Forming Spanish Questions from Declarative Sentences
So you want to ask a Spanish question but aren’t sure how to form it? Just turn your declarative Spanish sentence into a question with these easy steps and ask away.
Start with a normal declarative sentence.
A typical sentence begins with the subject and then follows to the verb. Here are a couple of examples:
Ésta es la puerta. (ehs-tah ehs lah poo-ehr-tah) (This is the door.)
La mujer es bella. (lah moo-Hehr ehs bveh-yah) (The woman is beautiful.)
Reverse the order of the subject and the verb.
Where you say “Ésta es . . .” (ehs-tah ehs) in a regular sentence, you say “¿Es ésta . . .?” (ehs ehs-tah) in the question form. This same principle works in English when you change “This is . . .” to “Is this . . .?” So the first example in the previous step becomes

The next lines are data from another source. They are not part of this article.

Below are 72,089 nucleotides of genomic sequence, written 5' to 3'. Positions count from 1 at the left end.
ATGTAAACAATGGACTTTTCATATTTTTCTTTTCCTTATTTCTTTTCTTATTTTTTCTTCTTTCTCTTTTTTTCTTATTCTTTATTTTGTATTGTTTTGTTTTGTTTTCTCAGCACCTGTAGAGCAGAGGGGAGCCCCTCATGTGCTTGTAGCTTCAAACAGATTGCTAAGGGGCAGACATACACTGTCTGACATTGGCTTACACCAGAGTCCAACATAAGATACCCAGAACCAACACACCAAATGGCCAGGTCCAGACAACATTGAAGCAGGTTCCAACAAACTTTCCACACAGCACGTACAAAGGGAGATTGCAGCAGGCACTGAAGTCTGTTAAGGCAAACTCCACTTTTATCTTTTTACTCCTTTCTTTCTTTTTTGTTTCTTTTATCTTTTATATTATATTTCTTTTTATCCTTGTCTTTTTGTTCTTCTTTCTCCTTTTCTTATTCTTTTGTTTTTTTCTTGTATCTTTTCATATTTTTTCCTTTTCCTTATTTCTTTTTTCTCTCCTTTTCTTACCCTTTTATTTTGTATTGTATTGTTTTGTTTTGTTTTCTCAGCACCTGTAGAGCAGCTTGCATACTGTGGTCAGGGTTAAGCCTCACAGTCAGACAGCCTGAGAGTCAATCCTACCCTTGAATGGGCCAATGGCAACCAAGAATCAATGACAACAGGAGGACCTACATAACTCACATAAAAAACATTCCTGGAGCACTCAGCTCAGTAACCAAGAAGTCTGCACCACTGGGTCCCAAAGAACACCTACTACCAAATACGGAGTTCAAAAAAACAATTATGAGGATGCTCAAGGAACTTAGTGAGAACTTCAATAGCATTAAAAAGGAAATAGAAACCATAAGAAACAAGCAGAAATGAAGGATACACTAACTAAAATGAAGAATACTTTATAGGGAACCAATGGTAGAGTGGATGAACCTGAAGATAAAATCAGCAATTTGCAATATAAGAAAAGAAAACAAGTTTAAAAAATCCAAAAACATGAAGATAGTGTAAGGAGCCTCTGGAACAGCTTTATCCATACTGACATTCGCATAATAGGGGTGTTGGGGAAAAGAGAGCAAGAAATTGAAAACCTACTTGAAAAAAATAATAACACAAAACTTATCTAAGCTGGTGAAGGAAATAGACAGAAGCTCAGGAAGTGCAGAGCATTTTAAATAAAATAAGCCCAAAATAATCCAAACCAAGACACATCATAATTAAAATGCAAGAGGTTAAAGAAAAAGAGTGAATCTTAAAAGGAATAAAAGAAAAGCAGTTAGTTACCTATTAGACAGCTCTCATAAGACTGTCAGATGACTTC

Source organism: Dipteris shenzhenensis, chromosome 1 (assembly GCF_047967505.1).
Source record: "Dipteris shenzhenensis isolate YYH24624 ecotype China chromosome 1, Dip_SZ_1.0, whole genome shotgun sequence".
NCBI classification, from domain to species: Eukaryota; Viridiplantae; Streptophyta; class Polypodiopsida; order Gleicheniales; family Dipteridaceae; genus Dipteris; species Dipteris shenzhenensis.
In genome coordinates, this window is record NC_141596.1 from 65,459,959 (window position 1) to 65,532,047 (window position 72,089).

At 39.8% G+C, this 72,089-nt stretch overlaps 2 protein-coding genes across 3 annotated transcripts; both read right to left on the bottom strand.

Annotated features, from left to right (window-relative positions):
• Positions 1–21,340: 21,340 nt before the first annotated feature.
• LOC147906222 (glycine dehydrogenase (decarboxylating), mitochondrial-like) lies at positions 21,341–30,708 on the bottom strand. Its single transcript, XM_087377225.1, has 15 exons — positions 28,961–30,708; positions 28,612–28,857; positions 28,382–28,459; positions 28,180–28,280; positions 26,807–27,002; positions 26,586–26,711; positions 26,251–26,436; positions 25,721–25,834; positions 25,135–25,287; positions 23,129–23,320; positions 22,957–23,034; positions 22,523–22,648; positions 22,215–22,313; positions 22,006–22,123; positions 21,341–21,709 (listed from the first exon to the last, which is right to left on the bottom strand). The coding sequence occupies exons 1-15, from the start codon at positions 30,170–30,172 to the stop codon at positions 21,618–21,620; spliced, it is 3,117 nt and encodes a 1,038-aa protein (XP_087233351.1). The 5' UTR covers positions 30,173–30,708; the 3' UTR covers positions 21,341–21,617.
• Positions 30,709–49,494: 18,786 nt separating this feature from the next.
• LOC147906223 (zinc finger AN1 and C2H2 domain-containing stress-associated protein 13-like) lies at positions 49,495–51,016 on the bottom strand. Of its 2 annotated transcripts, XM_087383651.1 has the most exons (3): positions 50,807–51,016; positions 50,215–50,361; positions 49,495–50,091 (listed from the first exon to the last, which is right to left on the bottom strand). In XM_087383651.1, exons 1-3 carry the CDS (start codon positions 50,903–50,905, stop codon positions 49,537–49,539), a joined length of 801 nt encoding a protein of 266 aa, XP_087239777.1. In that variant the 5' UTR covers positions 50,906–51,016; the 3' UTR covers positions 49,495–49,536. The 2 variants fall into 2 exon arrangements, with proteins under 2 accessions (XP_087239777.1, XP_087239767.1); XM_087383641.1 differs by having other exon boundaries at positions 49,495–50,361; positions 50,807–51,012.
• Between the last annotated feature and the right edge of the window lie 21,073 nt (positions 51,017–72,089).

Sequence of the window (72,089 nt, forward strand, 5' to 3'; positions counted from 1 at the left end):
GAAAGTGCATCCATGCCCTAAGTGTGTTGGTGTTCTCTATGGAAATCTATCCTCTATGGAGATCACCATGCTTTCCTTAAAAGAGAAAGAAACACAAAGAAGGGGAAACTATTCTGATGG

¿Es ésta la puerta? (ehs ehs-tah lah poo–ehr-tah) (Is this the door?)
But wait! The same process also works for sentences that don’t fit the “This is. . .” mold. Reverse the subject-verb order of the second example above and you get
¿Es bella la mujer? (ehs bveh-yah lah moo-Hehr) (Is the woman beautiful?)
Don’t worry about do.
English questions often include the verb do in questions, but Spanish makes things easier on you. In Spanish, the word do is understood as part of the verb:
¿Vas al cine? (bvahs ahl see-neh) (Do you go to the movies?)
¿Hacen las tortillas? (ah-sehn lahs tohr-tee-yahs) (Do they make the tortillas?)